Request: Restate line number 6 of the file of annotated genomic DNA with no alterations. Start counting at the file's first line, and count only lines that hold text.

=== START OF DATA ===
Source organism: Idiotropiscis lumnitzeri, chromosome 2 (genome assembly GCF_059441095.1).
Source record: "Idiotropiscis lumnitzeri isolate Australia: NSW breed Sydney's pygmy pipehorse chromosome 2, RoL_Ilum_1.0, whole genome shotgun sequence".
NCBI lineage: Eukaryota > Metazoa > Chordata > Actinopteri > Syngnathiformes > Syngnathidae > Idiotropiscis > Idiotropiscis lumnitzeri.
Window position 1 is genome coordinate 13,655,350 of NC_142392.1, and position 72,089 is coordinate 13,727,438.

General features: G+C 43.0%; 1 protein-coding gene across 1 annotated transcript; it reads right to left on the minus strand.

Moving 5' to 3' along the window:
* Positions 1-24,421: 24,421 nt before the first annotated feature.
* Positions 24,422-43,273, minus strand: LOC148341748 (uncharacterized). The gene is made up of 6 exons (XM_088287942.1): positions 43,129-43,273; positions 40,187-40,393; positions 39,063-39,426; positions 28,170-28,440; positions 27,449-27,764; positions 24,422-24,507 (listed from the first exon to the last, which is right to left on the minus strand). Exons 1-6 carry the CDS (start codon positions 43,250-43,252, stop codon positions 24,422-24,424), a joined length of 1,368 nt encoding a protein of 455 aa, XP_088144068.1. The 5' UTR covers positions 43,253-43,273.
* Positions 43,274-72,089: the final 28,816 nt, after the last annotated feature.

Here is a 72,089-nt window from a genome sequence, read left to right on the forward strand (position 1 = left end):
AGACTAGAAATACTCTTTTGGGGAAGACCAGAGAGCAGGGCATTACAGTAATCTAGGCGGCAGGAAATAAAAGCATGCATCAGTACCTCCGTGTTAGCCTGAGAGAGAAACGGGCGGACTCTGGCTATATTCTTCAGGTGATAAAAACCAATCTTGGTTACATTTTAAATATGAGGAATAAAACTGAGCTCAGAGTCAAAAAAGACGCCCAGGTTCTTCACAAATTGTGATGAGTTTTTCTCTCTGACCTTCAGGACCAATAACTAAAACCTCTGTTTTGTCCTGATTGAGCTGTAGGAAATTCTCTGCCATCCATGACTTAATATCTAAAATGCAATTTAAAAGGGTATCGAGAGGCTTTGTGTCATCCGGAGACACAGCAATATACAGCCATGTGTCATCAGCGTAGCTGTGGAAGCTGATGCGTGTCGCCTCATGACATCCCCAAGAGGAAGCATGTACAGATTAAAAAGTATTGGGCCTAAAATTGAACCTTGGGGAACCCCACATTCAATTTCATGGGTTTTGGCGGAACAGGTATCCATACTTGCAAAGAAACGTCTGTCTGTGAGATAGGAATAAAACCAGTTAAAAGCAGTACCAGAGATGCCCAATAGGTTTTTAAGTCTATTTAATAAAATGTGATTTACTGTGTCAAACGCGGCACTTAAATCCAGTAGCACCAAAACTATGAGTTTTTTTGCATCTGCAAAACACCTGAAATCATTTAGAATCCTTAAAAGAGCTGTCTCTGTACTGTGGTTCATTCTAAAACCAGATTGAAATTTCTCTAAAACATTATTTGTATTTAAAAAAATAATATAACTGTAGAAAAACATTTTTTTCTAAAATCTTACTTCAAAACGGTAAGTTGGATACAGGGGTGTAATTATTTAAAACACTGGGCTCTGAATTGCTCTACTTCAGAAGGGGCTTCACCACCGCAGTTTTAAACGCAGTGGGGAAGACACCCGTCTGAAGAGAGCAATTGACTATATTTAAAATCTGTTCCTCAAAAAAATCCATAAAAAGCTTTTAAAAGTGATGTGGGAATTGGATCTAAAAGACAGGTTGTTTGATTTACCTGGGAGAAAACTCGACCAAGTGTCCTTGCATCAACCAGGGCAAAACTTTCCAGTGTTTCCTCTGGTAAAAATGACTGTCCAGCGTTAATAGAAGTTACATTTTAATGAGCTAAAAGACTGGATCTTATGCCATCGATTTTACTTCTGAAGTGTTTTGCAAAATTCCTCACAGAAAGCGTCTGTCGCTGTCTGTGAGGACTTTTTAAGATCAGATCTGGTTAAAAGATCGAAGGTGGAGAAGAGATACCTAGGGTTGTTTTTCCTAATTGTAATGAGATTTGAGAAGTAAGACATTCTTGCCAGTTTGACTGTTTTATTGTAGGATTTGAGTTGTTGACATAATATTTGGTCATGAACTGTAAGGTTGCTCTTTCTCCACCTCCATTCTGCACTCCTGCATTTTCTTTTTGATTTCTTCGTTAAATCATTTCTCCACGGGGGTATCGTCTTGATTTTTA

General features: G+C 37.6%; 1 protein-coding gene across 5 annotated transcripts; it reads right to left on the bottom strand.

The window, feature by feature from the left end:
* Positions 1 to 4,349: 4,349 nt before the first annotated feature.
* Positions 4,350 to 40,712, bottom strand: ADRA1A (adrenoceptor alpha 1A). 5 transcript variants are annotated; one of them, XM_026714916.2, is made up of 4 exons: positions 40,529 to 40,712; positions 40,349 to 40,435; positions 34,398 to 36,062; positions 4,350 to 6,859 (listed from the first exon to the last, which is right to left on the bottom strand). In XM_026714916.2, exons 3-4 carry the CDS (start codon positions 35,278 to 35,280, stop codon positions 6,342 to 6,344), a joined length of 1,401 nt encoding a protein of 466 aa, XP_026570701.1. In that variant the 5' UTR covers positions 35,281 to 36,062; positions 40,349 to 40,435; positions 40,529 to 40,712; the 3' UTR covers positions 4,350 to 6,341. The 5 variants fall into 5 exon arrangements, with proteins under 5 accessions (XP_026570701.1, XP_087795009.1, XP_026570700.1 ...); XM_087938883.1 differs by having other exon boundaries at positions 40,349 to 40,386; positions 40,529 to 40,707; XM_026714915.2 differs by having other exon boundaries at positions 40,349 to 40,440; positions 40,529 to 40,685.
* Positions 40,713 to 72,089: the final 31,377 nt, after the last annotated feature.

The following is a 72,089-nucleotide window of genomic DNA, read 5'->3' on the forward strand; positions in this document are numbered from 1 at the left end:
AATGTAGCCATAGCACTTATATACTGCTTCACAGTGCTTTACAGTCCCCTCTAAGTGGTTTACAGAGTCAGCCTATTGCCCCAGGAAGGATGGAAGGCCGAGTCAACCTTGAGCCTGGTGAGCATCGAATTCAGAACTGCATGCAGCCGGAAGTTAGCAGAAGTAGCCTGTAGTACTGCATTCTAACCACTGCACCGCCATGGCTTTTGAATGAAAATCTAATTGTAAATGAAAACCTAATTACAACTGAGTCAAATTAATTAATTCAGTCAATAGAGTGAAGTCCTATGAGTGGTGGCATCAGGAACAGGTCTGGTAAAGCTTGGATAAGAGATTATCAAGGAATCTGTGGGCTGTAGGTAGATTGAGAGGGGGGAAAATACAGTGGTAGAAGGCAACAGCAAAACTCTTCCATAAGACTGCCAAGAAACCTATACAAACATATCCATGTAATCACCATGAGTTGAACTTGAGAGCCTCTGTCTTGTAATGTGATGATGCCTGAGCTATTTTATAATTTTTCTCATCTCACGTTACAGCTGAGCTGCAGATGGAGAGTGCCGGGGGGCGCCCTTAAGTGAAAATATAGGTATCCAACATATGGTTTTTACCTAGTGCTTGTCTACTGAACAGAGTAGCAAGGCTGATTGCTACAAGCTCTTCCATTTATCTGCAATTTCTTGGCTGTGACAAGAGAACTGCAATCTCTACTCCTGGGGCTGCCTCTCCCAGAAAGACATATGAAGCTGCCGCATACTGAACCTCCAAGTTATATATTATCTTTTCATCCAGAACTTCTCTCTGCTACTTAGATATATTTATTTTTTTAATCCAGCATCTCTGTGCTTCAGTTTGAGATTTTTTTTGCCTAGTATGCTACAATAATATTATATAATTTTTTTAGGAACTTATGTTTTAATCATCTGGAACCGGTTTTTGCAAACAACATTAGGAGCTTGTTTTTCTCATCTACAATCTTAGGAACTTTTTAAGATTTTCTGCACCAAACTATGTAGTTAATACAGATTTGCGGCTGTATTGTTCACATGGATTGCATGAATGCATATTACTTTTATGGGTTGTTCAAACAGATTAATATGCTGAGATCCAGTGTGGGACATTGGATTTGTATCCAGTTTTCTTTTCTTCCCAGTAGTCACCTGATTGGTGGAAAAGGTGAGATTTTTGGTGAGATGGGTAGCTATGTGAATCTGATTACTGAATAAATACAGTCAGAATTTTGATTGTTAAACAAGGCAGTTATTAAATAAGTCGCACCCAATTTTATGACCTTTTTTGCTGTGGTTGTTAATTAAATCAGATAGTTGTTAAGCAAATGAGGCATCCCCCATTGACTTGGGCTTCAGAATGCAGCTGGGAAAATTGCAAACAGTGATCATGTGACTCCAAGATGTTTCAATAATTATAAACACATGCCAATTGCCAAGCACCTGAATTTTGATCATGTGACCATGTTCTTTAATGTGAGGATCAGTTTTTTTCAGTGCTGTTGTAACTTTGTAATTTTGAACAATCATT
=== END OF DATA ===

Moving 5' to 3' along the window: